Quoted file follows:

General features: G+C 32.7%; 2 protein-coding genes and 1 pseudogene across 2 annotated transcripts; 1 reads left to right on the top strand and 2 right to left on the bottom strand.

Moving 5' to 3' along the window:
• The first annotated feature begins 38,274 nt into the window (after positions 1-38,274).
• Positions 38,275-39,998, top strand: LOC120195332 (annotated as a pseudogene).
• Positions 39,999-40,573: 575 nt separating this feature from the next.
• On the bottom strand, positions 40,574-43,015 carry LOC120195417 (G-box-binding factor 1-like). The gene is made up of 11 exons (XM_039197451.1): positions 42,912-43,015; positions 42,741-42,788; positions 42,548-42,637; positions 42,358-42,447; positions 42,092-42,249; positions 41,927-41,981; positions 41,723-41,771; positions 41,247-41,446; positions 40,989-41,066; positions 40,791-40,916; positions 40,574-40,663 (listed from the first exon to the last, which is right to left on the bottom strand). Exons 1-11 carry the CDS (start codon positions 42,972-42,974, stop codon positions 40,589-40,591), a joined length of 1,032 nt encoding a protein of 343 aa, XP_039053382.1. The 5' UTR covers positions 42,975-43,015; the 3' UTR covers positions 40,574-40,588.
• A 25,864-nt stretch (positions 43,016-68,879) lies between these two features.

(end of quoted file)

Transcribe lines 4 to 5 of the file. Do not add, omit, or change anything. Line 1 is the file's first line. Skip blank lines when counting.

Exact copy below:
• Positions 38,275-39,998, top strand: LOC120195332 (annotated as a pseudogene).
• Positions 39,999-40,573: 575 nt separating this feature from the next.